• Weeds are nutritious and more digestible than grass and have more protein.
• Research based on average weed population in a typical farm pasture has shown that if cows ate 70 percent of the weeds, there would be 43 percent more forage.
Farmers can reduce feed costs and increase their profit by teaching cows to eat more weeds than grass, a nationally known livestock expert says.
Kathy Voth, whose area of expertise is using livestock as a management tool, will deliver the keynote address at the 2012 Virginia Cooperative Extension winter forage conferences Jan. 17-20.
“If people come to the conferences and take notes, they can go home and do this for themselves,” said Voth, owner of Livestock for Landscapes. The Colorado-based company strives to help farmers and ranchers improve profitability by using livestock’s natural behavior as an inexpensive means to manage vegetation. “Cows pretty much eat what we decide they eat.”
Voth said weeds are nutritious and more digestible than grass and have more protein. Canada thistle, which grows wild in most pastures, is as much as 21 percent protein. If beef or dairy producers fed their herds a steady diet of the weed, she said, the animals would stand to gain 2.2 pounds per day “and you don’t have to pay anything for it.”
Research based on average weed population in a typical farm pasture has shown that if cows ate 70 percent of the weeds, there would be 43 percent more forage, Voth said.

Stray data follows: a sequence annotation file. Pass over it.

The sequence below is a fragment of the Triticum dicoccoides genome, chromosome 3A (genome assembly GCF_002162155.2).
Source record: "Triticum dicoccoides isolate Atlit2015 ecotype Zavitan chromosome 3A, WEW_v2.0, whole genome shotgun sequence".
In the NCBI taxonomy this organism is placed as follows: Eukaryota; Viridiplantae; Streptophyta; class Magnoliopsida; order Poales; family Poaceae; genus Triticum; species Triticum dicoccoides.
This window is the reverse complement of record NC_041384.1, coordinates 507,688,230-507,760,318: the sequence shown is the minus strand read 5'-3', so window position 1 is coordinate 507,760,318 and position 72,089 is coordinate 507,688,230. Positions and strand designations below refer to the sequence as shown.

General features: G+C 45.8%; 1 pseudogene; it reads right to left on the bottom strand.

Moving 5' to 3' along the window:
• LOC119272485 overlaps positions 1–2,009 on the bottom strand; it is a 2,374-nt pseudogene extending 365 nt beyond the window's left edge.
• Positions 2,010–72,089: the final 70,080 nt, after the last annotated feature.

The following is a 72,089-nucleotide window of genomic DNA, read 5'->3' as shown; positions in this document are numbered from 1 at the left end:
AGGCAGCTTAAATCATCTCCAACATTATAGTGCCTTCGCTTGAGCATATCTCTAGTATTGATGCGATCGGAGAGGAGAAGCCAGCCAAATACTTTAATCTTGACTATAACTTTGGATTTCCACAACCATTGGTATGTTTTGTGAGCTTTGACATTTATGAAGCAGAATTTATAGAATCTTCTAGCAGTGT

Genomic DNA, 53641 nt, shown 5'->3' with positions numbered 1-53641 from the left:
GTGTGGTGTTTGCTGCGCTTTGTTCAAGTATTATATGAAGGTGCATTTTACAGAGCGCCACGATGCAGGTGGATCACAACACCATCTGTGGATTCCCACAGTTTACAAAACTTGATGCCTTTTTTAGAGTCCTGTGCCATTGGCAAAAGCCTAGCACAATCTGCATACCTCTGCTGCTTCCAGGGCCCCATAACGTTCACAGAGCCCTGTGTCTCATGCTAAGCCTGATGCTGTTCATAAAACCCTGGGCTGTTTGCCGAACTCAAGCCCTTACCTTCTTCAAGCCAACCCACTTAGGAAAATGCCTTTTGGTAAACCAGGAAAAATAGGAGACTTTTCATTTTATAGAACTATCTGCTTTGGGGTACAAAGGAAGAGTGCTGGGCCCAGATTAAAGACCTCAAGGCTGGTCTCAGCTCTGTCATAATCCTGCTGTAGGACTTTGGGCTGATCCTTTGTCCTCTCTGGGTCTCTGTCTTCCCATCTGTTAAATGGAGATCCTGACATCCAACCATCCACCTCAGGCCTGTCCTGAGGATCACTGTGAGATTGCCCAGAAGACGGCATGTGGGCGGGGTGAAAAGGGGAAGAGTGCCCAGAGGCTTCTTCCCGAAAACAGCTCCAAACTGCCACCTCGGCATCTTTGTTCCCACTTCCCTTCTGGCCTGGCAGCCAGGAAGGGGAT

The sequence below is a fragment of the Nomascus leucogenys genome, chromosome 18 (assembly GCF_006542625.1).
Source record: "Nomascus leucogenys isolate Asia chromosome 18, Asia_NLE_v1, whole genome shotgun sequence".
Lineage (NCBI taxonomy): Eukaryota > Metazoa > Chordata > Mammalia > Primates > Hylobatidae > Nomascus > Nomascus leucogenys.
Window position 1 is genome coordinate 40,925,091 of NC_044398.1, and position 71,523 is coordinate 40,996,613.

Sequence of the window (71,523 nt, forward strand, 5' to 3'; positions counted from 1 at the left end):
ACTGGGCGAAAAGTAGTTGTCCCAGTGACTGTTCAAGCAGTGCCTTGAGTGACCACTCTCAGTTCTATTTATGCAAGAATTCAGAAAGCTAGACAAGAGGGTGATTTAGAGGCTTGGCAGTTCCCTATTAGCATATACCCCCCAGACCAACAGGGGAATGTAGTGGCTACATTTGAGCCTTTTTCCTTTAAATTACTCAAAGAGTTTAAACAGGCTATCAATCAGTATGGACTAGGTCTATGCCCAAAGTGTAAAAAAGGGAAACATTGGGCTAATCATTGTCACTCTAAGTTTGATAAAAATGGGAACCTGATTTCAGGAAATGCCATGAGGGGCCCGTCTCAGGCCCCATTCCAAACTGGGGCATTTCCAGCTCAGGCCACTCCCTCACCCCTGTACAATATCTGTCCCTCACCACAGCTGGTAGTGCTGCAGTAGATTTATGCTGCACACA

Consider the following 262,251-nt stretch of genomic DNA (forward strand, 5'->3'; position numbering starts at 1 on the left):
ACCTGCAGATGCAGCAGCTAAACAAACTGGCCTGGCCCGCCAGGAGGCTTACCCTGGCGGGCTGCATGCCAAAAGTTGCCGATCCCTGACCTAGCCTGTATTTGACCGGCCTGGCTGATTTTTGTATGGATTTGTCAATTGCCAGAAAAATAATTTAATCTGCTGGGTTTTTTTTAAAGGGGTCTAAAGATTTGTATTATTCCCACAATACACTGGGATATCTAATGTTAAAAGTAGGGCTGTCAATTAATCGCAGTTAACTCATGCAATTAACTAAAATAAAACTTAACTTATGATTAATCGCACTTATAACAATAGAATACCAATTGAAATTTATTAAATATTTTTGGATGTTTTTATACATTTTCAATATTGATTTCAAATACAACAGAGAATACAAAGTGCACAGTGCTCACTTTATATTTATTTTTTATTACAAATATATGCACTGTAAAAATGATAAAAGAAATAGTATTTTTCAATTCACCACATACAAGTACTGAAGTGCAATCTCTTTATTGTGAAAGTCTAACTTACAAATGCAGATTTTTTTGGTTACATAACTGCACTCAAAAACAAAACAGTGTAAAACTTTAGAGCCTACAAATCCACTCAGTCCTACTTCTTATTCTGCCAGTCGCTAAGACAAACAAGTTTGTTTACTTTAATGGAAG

She began studying the concept of cows eating weeds while working for the Bureau of Land Management in Utah. She found she could teach bovines to eat weeds in about 10 hours over the course of a week using basic animal behavior principals.
“Now I just have to convince producers,” she said.
She chooses a small group of animals and trains them in the pasture, giving them “snacks” of varying feed grains twice a day for four days to get them used to trying new foods. On the fifth day, she skips the morning snack, and in the afternoon she mixes cut weeds into the feed mixture the cows had eaten previously.
On the sixth day, Voth mixes less feed and more weeds. By the seventh day, the animals are eating plain weeds and enjoying them.
Once she quits feeding them the daily snacks, the cattle are able to locate weeds in the pasture and eat them there. “Then they train their offspring and their herd mates,” Voth said.
Forage conference participants also will hear from two Extension specialists who will talk about the practical science behind weed management and how to improve the quality of forages.
The workshops will be held Jan. 17 in Wytheville, Jan. 18 in Weyers Cave, Jan. 19 in Gordonsville and Jan. 20 in Chatham.
To register, visit http://www.vaforages.org.